FFRF: Bombing plot shows white Christian nationalist terrorism continues

Mo Brooks

The Freedom From Religion Foundation is exposing the fact that the attempted bombing at the U.S. Capitol today was conducted by an apparent white Christian nationalist.

The state/church watchdog is also condemning as “highly irresponsible” U.S. Rep. Mo Brook’s minimizing response to the attempt, saying that he understands “citizenry anger.” Brooks, a six-term member, gave an incendiary speech at the Jan. 6 Save America rally near the Capitol, where he said: “Today is the day that American patriots start taking down names and kicking ass.”

The would-be terrorist—whose name is deliberately omitted here—drove his black pickup truck from North Carolina to Washington, D.C., and parked it in front of the Library of Congress with a homemade bomb. He live-streamed several rants leading to a standoff with Capitol police before being taken into custody, proclaiming, “I was picked by the American people. . . . I love this land. I love God.”

In unhinged, threatening, and blame-shifting rants, he argued that if the bomb he made and drove to D.C. went off, it would be Joe Biden’s fault. A clear thread of Christian nationalism sprinkled his rhetoric and earlier social media posts. In one video, he said that he told his wife he’d “Be home Sunday, whichever home it is,” meaning he thought he would be going to Heaven. “I’ve cleared my conscience with God,” he added “I have no fear.”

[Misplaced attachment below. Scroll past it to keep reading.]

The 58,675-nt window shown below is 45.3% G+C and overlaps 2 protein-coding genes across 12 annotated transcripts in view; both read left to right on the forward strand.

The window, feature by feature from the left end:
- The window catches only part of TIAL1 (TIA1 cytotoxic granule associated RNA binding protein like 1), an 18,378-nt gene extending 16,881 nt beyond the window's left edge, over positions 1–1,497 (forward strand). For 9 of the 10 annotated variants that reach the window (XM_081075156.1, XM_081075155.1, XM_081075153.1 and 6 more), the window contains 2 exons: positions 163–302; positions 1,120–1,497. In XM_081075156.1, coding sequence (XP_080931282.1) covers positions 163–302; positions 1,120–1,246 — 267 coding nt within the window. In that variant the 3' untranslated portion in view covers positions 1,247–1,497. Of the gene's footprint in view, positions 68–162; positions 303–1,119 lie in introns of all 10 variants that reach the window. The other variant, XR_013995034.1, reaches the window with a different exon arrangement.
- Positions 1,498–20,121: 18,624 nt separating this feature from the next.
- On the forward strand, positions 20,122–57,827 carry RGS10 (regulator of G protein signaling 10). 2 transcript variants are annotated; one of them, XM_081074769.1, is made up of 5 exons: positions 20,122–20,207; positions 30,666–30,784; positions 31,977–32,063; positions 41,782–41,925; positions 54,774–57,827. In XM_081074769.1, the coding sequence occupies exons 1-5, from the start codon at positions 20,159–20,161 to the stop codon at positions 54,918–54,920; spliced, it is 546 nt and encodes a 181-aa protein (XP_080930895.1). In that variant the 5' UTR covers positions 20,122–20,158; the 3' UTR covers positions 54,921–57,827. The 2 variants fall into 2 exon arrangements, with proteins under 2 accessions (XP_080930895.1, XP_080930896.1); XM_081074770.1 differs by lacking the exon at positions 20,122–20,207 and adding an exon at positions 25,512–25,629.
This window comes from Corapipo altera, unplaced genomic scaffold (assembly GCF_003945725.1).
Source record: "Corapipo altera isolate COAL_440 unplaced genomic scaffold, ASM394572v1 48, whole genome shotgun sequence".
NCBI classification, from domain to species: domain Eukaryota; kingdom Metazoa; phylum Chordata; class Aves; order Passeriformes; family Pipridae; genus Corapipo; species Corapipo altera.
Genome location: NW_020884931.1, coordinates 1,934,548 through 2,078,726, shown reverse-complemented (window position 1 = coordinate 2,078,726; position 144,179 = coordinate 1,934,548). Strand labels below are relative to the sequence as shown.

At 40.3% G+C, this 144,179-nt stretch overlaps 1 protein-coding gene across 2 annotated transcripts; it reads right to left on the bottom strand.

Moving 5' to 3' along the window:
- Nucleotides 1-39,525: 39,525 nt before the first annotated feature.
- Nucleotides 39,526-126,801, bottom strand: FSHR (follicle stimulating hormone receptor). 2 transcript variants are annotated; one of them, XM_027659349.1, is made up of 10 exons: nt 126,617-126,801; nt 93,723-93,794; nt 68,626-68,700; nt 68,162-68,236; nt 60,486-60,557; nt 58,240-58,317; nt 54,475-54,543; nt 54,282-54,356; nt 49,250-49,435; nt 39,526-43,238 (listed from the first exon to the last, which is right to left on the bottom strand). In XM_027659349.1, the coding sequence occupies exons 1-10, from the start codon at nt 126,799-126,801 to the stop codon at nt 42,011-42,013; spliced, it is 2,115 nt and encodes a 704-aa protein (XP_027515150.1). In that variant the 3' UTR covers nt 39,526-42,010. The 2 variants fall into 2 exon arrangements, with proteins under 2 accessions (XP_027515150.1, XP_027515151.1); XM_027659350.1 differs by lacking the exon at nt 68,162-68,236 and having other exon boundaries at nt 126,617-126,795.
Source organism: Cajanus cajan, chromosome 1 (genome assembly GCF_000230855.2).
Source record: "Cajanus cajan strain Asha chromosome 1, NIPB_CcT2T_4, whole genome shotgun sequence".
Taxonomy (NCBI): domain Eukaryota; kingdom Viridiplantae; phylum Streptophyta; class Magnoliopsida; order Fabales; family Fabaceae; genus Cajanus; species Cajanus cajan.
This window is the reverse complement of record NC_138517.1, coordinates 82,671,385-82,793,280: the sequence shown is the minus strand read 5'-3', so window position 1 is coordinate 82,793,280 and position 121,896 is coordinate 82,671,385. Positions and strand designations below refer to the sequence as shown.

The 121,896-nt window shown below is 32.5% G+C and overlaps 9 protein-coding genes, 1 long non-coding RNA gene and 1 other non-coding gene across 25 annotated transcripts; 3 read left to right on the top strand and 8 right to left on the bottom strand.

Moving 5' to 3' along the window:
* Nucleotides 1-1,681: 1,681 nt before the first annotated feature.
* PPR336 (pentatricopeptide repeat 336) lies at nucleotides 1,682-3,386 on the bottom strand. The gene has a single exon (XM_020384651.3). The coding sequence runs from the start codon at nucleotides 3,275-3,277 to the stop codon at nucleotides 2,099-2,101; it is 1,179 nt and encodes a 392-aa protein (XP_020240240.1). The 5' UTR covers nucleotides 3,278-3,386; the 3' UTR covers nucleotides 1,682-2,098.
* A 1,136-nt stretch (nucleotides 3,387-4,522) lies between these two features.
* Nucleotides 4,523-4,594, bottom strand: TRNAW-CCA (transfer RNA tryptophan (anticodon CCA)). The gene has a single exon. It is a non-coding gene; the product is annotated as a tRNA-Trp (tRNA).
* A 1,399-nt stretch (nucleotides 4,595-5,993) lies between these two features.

He stated that he wanted to start “The Revolution” with a bomb and continue the work the mob started on Jan. 6. The bombing suspect can be heard talking to his viewers in another live streamnother live stream and made posts indicating he swallowed the Big Lie that the 2020 U.S. presidential election was stolen. Other posts, as recent as Tuesday, suggest he thought Donald Trump would pardon him because his action would somehow make Trump president.

Just last Friday, the Homeland Security issued a heightened domestic terror threat for the remainder of 2021, specifically for “Racially- or ethnically-motivated violent extremists (RMVEs) and anti-government/anti-authority violent extremists.” The DHS threat announcement specifically singles out “domestic violent extremists, continue to introduce, amplify, and disseminate narratives online that promote violence, and have called for violence against elected officials, political representatives, government facilities, law enforcement, religious communities or commercial facilities, and perceived ideologically-opposed individuals.”

FFRF Director of Strategic Response Andrew L. Seidel, who wrote a book on the disinformation that feeds the Christian nationalist identity, explained that “Christian nationalism operates as a permission structure that justifies otherwise immoral acts by appealing to a higher power.”

Seidel adds: “He thinks of himself as chosen by the nation, chosen by his god, as an ‘American patriot.’”

“The Christian nationalism undergirding the Jan. 6 putsch must be exposed and defeated, or this kind of terrorism will escalate,” warns Annie Laurie Gaylor, FFRF co-president.

Fox News, Tucker Carlson, Sean Hannity, Newsmax, and the rest bear some of the blame for continuing to stoke the fires of Christian nationalist terrorism, FFRF concludes.


Freedom From Religion Foundation

Send this to a friend